|You are here: HOME > Activities > Press Release|
Activities and Events
Recent and upcoming nonproliferation activities, events, and announcements involving the CNS center, staff, and programs.
Updated: Aug 26, 2011
CNS Experts Comment on Recent Libya Developments
Monterey, CA; Washington, DC; Cairo, Egypt — With Col. Muammar el-Qaddafi still at large, and Libya's rebel forces still trading fire with Qaddafi loyalists in Tripoli and other regions, Libya's future is uncertain. Who will rule the country? How will the transition occur? And what will be the relation of the new regime with its neighbors and with the West? These are all open questions that are not expected to be answered any time soon.
Yet, it is clear the situation could have been much worse had Qaddafi not given up much of his weapons of mass destruction programs and related capabilities. Since 2003, Libya turned over to the West the materials and tools needed to make the bomb — components for a facility to make weapon-grade highly-enriched uranium (HEU), as well as 13 kilograms of HEU fuel — and 5 Scud-C ballistic missiles with a range of 800 kilometers. It also destroyed over 3,563 unfilled chemical aerial bombs, and was midway through destroying 23 tons of stockpiled mustard gas, along with about 1,300 tons of chemical precursors that, when the war broke out, could have been used to produce Sarin and other chemical agents.
However, we still have to be concerned about the remaining 2,000 tons of unenriched uranium yellowcake, 11 metric tons of mustard agents, radioactive isotopes from Libya's research reactor, over 200 shorter-range Scud-B ballistic missiles, and about 30,000 shoulder-launched anti-aircraft missiles, some of which are still under Qaddafi loyalists' control.
CNS Experts Comment
Experts from the Monterey Institute's James Martin Center for Nonproliferation Studies (CNS) who have monitored events in Libya offered the following comments on recent developments.
Ambassador Nabil Fahmy
Chair of the CNS Middle East Nonproliferation Project, and former ambassador of Egypt to the United States
Reflecting reaction in the Arab World, Amb. Nabil Fahmy observed that:
"Qaddafi with weapons of mass destruction was a bad situation, but unsecured weapons in a state of chaos could be even worse. At first glance the situation in Libya appears to be very precarious even as the revolutionaries remove a dictator. It will take time for Libya to stabilize even after Qaddafi leaves the scene or is incarcerated. Perhaps we can be reassured by the statements attributed to U.S. officials that 'Libya's weapons of mass destruction are secure.' This may well imply that international forces or their surrogates have control of the facilities where WMD materials exist."
Dr. Jeffrey R. Lewis
Director of the CNS East Asia Nonproliferation Program
Dr. Jeffrey R. Lewis recently analyzed how the Scud-B missiles that Qaddafi agreed to eliminate years ago were not destroyed and, in fact, were used against the rebels.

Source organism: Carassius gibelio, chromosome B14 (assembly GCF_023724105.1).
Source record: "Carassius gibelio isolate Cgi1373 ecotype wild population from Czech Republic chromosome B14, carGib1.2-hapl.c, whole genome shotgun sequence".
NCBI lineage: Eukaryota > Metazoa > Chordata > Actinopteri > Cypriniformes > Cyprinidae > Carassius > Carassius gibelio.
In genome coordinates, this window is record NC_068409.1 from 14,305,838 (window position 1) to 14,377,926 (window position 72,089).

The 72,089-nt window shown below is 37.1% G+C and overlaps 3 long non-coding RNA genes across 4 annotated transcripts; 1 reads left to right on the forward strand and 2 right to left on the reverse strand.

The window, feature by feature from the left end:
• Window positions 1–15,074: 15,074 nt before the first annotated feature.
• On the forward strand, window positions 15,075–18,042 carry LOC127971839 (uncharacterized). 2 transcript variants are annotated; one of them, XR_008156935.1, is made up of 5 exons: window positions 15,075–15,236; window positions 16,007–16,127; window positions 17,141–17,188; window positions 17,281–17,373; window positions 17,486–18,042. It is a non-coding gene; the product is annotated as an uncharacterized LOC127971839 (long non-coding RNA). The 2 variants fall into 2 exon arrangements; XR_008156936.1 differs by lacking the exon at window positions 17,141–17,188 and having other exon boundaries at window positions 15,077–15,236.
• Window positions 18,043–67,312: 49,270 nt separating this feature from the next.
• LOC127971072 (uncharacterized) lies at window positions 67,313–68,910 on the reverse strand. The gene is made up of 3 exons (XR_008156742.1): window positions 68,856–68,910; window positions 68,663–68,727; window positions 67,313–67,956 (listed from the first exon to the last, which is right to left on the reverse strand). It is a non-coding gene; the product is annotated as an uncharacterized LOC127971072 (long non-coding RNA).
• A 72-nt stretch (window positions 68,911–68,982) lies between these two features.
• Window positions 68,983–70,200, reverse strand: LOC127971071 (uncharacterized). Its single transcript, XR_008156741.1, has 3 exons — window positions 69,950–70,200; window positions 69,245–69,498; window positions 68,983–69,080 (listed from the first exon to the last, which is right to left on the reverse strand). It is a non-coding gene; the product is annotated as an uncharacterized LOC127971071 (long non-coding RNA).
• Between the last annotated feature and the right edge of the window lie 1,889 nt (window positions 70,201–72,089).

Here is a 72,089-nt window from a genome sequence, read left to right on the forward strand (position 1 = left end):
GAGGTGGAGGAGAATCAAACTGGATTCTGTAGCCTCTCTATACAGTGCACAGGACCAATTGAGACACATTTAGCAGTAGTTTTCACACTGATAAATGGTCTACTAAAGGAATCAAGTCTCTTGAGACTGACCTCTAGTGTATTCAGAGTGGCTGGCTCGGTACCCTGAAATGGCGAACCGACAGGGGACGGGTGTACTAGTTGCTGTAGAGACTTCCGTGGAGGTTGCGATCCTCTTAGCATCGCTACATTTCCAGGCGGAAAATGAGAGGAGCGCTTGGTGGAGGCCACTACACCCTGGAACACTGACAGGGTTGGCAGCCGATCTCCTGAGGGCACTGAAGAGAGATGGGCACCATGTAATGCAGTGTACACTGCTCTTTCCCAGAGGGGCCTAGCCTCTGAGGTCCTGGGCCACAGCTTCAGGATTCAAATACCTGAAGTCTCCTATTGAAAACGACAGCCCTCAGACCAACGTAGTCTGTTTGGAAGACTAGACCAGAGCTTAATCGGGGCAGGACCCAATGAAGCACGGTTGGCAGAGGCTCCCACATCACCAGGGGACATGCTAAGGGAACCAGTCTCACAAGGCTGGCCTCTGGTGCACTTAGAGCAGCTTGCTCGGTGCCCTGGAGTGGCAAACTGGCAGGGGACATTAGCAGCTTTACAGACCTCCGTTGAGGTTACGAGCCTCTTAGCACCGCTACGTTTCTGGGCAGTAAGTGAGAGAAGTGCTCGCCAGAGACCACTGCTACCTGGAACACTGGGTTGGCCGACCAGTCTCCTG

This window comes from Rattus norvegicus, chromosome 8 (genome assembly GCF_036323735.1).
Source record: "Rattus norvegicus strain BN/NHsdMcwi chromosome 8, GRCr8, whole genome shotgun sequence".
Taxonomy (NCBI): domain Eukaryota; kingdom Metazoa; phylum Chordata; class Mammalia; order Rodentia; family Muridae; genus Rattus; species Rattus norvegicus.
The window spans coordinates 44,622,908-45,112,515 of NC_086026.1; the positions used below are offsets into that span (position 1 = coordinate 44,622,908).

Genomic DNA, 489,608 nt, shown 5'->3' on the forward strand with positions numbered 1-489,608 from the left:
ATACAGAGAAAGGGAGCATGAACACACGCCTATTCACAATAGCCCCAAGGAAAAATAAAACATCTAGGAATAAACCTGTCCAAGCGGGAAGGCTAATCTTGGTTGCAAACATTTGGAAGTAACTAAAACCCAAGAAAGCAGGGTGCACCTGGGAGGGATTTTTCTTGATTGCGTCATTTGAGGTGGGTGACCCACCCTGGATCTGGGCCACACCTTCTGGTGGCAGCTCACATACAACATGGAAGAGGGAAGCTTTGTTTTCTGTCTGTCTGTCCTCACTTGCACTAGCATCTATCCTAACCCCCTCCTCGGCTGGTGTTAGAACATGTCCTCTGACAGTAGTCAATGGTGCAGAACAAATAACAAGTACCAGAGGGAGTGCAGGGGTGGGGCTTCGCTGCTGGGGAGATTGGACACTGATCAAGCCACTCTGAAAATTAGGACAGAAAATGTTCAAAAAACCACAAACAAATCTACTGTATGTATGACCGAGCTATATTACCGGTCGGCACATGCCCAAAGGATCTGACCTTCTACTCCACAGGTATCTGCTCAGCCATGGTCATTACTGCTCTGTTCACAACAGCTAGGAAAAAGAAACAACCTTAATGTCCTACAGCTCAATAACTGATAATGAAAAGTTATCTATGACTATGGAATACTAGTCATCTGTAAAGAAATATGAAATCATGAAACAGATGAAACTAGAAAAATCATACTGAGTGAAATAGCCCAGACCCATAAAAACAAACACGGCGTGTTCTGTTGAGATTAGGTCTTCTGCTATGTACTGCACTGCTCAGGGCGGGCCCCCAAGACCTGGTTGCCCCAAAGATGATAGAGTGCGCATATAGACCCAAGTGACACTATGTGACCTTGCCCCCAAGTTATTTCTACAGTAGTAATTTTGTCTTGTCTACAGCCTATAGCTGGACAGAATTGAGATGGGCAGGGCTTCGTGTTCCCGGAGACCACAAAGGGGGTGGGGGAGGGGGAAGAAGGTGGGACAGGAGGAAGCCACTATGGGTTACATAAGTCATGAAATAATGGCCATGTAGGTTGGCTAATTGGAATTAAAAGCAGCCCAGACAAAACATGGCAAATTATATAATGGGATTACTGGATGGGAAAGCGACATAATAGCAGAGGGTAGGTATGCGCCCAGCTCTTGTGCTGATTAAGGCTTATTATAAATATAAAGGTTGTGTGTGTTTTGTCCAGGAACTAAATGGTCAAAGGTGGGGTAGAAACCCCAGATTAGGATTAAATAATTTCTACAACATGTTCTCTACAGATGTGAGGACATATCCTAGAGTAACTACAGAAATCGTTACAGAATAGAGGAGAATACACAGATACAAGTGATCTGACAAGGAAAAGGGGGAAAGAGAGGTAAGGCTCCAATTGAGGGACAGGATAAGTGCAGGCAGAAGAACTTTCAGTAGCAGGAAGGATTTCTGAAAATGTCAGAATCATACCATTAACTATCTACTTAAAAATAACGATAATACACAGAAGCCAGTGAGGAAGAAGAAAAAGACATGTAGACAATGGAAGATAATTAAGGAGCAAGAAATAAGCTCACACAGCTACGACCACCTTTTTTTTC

"Muammar Qaddafi's renunciation of weapons of mass destruction ultimately included in commitment to eliminate his force of more the 400 Scud B missiles by September 2009. Yet this stockpile was still in place when the United States began Operation Odyssey Dawn/Unified Protector in March 2011. Efforts to dispose of these missiles had floundered as Libya sought a replacement system such as the Russian Iskander missile before eliminating its Scud B stockpile. Libya's reluctance to surrender its Scud B missiles before procuring a replacement suggests that conventionally-armed ballistic missiles play an important deterrent role for Middle Eastern leaders like Qaddafi."
Lewis' full article can be accessed at Qaddafi's Scud-B missiles.
Dr. Avner Cohen
CNS Senior Fellow
Dr. Avner Cohen observed:
"The unfolding dramatic events in Libya explain vividly why the 'Arab Spring' is such a complex and non-unitary phenomenon. There is no one model, or no one simple pattern. We have seen total regime change in Tunisia, Egypt and now in Libya, but in each country the narrative of the revolution is dramatically different. The regime change in Libya, with active participation and support from NATO, also explains why outside powers are so hesitant to take any action in Syria, even though the violence and bloodshed there are more intense than in Libya. The presence of WMD in Syria, and its alliance with Iran make the Syrian situation extremely explosive and dangerous."
Mr. Bilal Saab
CNS Visiting Fellow and Middle East expert
Mr. Bilal Saab observed that:
"U.S. officials are already expressing concerns about managing the aftermath of Qaddafi's downfall. This is a promising sign and an indicator that the lessons of the post-war Iraqi debacle have been taken to heart, at least in theory. Like Iraq, however, there is no doubt that Libya's transition from dictatorship to representative government will be fraught with danger, both in the short and long terms."
His recent article on how rebel advances in Tripoli could turn the tide for the Syrian opposition can be accessed at Libya endgame: Lessons for Syria's protesters
Libya's Muammar Qaddafi
Contact CNS Experts
For additional commentary, please contact the following CNS experts:
|Return to Top|